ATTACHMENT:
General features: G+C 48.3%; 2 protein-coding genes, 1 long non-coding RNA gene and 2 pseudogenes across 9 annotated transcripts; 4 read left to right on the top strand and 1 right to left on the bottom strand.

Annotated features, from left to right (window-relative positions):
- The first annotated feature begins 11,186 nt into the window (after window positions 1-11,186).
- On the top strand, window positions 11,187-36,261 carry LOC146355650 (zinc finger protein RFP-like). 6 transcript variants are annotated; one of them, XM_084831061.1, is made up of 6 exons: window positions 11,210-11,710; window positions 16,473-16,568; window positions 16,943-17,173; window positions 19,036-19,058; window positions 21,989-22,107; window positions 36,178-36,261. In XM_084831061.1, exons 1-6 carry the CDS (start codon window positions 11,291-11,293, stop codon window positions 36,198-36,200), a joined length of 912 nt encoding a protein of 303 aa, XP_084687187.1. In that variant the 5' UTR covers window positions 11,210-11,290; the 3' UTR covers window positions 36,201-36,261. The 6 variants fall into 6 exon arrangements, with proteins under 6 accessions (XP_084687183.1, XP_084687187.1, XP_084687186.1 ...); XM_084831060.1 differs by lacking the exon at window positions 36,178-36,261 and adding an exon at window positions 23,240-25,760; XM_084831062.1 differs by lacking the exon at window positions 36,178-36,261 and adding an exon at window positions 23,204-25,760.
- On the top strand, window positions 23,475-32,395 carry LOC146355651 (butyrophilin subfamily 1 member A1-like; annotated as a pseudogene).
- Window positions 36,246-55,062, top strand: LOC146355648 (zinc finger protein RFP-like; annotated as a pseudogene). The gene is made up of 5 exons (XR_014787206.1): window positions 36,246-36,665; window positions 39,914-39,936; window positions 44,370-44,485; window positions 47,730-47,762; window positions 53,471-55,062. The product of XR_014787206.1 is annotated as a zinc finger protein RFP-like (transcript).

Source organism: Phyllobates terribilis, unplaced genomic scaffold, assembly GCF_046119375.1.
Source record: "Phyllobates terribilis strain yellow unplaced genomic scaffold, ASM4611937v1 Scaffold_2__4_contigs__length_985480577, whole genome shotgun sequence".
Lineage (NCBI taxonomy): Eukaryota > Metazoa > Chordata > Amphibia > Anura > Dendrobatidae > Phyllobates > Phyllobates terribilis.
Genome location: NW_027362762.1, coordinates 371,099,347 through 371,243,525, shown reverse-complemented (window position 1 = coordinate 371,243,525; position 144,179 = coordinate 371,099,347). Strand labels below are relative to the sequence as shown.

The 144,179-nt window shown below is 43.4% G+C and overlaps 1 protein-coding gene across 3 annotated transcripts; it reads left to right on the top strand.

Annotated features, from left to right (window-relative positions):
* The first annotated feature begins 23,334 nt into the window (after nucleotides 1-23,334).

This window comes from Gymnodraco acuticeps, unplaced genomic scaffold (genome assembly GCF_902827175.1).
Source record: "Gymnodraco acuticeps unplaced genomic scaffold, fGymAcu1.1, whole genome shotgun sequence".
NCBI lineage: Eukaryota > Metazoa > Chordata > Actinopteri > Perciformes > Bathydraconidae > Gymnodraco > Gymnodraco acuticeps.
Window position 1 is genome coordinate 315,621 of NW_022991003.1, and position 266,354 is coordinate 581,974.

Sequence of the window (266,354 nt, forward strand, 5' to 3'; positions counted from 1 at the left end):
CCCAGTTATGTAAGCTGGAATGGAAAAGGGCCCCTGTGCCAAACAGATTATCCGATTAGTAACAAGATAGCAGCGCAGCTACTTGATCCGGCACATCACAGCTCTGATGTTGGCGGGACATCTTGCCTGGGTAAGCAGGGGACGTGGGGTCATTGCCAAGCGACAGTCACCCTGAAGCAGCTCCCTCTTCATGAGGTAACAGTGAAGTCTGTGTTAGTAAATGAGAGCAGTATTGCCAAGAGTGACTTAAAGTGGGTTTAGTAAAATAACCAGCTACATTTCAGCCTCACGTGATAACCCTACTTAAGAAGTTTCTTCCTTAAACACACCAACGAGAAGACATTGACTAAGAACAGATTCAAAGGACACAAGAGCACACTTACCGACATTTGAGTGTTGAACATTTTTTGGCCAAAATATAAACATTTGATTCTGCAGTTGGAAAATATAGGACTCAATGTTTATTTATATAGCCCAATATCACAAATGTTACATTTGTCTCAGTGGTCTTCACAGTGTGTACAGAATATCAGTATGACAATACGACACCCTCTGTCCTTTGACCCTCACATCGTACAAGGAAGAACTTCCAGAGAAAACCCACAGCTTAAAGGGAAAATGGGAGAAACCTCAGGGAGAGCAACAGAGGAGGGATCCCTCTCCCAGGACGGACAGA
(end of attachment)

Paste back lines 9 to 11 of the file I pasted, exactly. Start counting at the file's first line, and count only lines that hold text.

Lineage (NCBI taxonomy): Eukaryota > Metazoa > Chordata > Amphibia > Anura > Dendrobatidae > Phyllobates > Phyllobates terribilis.
Genome location: NW_027362762.1, coordinates 371,099,347 through 371,243,525, shown reverse-complemented (window position 1 = coordinate 371,243,525; position 144,179 = coordinate 371,099,347). Strand labels below are relative to the sequence as shown.

The 144,179-nt window shown below is 43.4% G+C and overlaps 1 protein-coding gene across 3 annotated transcripts; it reads left to right on the top strand.